UCLan’s Dr Max Eiza, Lecturer in Computing, outlines the cyber security risks arising from COVID-19 scams
In the midst of the outbreak of COVID-19, another risk has emerged – a rise in the number of cyber attacks and scams targeting businesses and individuals alike.
Security experts have seen a rise in scams around the world, including fake tax refunds or emails purporting to be from the World Health Organisation (WHO), while local authorities in England have been targeted with fake emails containing malware or phishing links.
In an already challenging and uncertain period for businesses, with many staff working from home for the first time, what are the steps that organisations can take to ensure that they remain secure?
We spoke with UCLan’s Dr Max Eiza, Lecturer in Computing, to gather some useful tips for businesses and employees.
What types of routes are hackers likely to use, and how will this affect businesses?
With the sudden change in how businesses are operating, hackers will be looking for ways to exploit insecure remote connections and software, as well as the humans using these tools.
This could be through phishing emails promising solutions to the current coronavirus issue, or making offers on products that are in high demand, such as toilet rolls or hand sanitiser. It could also be emails from hackers impersonating managers and asking for login and password details to access work remotely.
Because of this sudden change and increased risk, it’s more important than ever for everyone to be vigilant.
"With the sudden change in how businesses are operating, hackers will be looking for ways to exploit insecure remote connections and software, as well as the humans using these tools."
Do you think employers should take a lead and ensure workers ought to boost their cybersecurity, or is the onus on individuals?
Cyber security is a shared responsibility. Employers should already have or be in the process of implementing a remote working policy for employees. This needs to include advice on working remotely, guidance on the tools that will be used, and where staff can find support to ensure a smooth remote working process. Microsoft Teams is just one example of a collaborative tool that can be used, but training on how this can be best used will be vital.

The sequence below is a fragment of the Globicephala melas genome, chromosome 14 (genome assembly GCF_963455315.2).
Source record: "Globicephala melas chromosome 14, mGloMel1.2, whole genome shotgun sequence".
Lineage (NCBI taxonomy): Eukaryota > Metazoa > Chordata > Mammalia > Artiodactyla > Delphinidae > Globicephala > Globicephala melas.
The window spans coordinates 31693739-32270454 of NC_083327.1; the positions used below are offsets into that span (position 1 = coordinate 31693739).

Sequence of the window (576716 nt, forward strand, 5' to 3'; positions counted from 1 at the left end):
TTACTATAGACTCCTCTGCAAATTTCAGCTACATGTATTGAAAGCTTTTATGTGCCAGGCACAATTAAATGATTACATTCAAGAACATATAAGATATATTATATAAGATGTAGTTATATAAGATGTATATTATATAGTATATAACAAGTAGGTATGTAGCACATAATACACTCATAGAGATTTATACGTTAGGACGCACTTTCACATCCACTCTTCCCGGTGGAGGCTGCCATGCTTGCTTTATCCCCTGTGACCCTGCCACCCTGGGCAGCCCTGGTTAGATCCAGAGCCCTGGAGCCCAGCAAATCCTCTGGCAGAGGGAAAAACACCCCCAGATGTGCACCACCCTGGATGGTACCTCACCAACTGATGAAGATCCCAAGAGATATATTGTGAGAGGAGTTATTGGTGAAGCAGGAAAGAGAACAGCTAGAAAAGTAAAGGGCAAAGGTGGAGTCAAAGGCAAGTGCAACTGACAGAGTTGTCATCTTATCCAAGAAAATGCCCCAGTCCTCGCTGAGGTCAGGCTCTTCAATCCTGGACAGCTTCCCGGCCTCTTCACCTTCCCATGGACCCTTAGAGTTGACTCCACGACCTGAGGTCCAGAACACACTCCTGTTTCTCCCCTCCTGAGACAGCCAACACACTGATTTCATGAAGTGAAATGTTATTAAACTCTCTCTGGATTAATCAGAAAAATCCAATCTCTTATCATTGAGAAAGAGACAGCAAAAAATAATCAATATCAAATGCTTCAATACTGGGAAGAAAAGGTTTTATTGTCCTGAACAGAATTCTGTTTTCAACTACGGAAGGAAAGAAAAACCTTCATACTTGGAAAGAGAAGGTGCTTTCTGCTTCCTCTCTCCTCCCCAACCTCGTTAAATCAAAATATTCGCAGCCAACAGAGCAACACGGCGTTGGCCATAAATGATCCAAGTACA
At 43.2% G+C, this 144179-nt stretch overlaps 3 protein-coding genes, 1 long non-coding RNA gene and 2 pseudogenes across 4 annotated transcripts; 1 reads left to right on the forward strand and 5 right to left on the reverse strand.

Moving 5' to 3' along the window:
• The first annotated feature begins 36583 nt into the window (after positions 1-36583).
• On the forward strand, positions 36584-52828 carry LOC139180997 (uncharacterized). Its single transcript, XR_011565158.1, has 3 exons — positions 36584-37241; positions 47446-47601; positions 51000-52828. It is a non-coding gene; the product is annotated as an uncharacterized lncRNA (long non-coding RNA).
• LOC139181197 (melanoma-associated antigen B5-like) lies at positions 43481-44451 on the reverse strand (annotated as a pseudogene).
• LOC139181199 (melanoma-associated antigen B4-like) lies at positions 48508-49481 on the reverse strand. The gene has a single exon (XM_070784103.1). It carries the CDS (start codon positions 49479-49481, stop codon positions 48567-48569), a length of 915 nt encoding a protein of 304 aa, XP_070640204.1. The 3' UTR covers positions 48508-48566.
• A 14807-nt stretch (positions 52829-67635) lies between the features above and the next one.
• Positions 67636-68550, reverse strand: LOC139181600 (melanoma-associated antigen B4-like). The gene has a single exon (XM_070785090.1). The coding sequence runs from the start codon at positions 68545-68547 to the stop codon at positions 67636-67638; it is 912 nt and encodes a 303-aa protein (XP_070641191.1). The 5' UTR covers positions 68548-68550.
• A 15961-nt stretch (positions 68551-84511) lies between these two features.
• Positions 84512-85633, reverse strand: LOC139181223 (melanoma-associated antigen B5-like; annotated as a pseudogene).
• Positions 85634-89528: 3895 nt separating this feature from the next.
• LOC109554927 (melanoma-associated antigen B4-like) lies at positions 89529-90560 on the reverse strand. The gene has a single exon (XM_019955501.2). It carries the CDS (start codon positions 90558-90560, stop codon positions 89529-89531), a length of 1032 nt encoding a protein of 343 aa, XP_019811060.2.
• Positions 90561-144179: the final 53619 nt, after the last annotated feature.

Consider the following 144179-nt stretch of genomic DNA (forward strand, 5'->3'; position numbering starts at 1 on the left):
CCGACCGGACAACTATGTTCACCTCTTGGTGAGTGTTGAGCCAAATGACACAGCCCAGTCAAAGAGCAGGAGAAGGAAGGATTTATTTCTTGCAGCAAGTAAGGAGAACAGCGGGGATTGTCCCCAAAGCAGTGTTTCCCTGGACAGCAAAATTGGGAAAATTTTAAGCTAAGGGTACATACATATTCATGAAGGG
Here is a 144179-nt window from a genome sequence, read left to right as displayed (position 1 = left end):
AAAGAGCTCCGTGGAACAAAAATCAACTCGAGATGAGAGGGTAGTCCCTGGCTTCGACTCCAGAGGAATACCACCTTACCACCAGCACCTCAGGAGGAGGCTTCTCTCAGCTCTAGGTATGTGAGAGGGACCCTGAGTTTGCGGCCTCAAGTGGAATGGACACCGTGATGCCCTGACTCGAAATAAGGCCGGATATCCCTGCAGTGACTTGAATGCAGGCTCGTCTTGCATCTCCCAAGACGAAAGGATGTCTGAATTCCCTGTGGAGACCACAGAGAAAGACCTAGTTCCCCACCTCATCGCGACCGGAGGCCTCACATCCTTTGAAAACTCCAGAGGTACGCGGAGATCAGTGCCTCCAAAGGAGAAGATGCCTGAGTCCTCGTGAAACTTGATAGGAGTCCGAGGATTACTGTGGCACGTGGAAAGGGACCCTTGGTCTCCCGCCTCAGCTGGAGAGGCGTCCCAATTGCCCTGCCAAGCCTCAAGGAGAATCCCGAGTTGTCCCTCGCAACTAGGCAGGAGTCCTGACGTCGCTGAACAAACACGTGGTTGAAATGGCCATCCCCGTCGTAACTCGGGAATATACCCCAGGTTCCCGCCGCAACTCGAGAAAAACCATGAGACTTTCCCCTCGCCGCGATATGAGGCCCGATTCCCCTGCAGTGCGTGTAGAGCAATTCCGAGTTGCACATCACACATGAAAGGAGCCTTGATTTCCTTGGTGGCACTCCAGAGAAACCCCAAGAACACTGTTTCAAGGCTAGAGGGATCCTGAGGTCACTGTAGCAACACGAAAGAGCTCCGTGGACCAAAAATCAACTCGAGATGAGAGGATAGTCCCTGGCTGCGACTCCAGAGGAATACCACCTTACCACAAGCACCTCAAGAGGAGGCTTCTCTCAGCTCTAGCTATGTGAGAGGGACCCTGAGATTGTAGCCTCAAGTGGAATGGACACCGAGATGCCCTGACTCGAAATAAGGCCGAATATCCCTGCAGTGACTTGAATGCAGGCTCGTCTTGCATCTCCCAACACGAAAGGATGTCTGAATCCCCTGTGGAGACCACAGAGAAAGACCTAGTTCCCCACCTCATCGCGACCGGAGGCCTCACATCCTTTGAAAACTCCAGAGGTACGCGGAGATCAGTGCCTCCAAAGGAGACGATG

Employers should also try to enforce a stricter password policy, and encourage employees to change login and password details regularly. Ramp up system activity monitoring and take action when it’s needed, especially when it comes to phishing emails or DoS attacks.
On the other hand, employees should ensure that their PCs or laptops at home are secure, up to date and have the latest anti-virus software. All video calls should be conducted on trusted software for security reasons, and people should avoid using any software from unknown developers.
All of this will be crucial in ensuring business continuity and security.
What are the practical tips people working from home can take to improve their cybersecurity?
Individuals will need to make sure that their devices are all patched and up to date. They shouldn’t use public Wi-Fi or insecure connections to access their work.
They will also need to be extra careful of emails that might look like it’s generated from their work or boss. And under no circumstances should they send their login and password information to anyone.